Buried in Auckland Council’s 500 page-review of Auckland’s hard-won regional parks is a one-sentence proposal to put 21 regional and island regional parks amounting to 14,000 hectares of prime coastal real estate and 40km of coastline under the control of the Hauraki Gulf Forum.
At the same time, members of the Hauraki Gulf Forum itself are lobbying the government, in a parallel plan, to abolish the Hauraki Gulf Marine Park and transform itself into an unelected ‘authority’ with Crown and mana whenua appointees.
The new entity could set overall ‘vision and strategy’ and develop its own statutory plans that would prevail over council policies and central government decision-making, for all matters in respect of the Gulf, the regional parks and the city’s Hunua Range water catchment.
Forum members voted on Monday, approving the proposal by 11 votes to seven, with the majority of its elected members against the scheme.
Hauraki Gulf Forum co-chair and city councillor Pippa Coom presented the proposal and says there is a lot to be gained from a co-governance model, citing models for the Waikato and Whanganui Rivers and the Kaipara Harbour. Waiheke Local Board chair Cath Handley also sits on the Hauraki Gulf Forum.
There is little evidence of any public mandate for the stealthy and far-reaching proposal and the ideological changes, without any public oversight, which would allow for more commercial opportunity in both regional reserve land and in the Hauraki Gulf.
One-time Auckland Regional Authority parks chair Arnold Turner has pointed out that no logical reasons have been provided on how the parks or the gulf would benefit and warns that the change would be extremely detrimental to Auckland residents.
Former Auckland Regional Council chairman Mike Lee, who oversaw a big expansion of regional parks including Waiheke’s Whakanewha Regional Park, believes the moves are a clandestine raid on the region’s ‘crown jewels’.
The proposed transfer of 21 regional parks to the forum at the same time it is lobbying the Government to abolish the marine park and transfer itself into a “co-governed”, unelected authority should be a serious concern for Aucklanders, he says, while Councillor and Hauraki Gulf Forum member John Watson says the double-barrelled changes signal a significant change to the management and governance of the Hauraki Gulf and regional parks and lacks any sort of transparency.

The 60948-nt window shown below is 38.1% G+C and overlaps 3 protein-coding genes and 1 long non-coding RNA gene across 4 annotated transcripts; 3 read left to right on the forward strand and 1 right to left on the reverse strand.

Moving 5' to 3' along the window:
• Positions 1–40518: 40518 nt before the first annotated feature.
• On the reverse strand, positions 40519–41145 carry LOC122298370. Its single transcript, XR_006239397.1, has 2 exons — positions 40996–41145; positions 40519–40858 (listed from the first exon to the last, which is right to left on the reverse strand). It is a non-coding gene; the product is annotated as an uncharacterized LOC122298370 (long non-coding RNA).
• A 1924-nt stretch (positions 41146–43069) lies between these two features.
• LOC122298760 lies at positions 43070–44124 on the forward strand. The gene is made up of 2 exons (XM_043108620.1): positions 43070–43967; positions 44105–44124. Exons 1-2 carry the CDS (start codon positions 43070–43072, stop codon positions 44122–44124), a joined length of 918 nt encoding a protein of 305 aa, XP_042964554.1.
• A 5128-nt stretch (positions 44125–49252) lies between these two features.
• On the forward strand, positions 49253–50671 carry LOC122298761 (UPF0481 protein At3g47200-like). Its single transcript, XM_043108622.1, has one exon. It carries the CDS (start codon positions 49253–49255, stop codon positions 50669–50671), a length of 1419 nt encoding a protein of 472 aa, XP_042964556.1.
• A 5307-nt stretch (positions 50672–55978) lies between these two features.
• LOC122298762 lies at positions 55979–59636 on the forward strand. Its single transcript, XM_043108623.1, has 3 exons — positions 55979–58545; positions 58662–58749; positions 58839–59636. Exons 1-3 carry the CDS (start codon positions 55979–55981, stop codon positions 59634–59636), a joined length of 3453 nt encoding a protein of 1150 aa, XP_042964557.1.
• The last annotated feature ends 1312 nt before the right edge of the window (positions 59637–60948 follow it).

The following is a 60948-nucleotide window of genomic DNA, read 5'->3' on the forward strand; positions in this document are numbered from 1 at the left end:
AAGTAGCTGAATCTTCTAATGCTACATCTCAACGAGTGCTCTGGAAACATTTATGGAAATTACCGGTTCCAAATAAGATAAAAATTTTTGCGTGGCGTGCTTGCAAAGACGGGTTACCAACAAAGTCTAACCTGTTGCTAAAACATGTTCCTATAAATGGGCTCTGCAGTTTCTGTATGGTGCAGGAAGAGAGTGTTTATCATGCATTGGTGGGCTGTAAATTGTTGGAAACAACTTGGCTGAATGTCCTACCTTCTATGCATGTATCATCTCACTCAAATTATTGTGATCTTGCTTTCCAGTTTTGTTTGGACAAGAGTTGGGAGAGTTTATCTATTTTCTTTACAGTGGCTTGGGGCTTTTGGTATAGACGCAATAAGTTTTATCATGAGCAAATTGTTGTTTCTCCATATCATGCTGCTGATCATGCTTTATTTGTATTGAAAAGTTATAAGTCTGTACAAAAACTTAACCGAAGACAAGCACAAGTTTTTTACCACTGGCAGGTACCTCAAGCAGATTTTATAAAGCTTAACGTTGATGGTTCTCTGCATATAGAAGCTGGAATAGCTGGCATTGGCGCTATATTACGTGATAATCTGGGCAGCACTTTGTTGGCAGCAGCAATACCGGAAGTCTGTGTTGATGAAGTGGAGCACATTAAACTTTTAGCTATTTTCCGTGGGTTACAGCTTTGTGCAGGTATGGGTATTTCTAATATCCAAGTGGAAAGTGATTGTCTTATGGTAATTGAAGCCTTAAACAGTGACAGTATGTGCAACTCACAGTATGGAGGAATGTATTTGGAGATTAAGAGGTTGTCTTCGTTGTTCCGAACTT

Already more than 15,000 people have signed a petition organised by the Gulf Users Group which was established in opposition to the proposal and wants decisions on the Hauraki Gulf to remain fair, transparent and democratic.
It says that the voices representing the rights and interests of the region’s 2.2 million people, including those businesses making a living on the Hauraki Gulf, will be greatly diminished under the proposals.
“We strongly oppose any proposals strengthening the functions and powers of the Forum while at the same time placing this power in the hands of an undemocratic body with greatly reduced elected representation and accountability to the vast majority of the people of the region,” says spokesman Lee Short.
“We want to ensure that all decisions on the Gulf remain fair, transparent and democratic.”
“There was no public consultation beforehand, and I believe their decision is not in the best interest of Gulf users,” he said. “Nor is there an explanation as to how the proposed changes will be better for the Gulf”.
“As this decision potentially has huge ramifications, we are calling for a referendum on the issue at the local body council elections later this year,” he says.
It cannot be argued that the present Hauraki Gulf Forum has served the desperately depleted Hauraki Gulf very well and it’s mostly known for its three-yearly audits of disastrous declines in fish stocks and a good morning tea.
The Hauraki Gulf is a great treasure or, in the wrong hands, a highly lucrative commercial opportunity and, without resourcing or oversight, stewardship cannot be handed over to be dealt with by shadowy interests behind closed doors.
Nor do we need to look far for a more wholesome model under which the gulf can be restored and passed on to our future generations.
Every other district in New Zealand still has its own Regional Council.
Auckland lost its ARC to political double dealing in the 2010 Wellington-led amalgamation. Democratically elected and resourced from its own rates stream, it had a staff of 750 (mostly in uniforms, not offices), accounted for its own rates income, ran the great parks, arbitrated regional planning, maintained strategic assets and generally acted as a high-level democratic institution dealing with policy.
We could just ask to have that back. In the same referendum, perhaps. • Liz Waters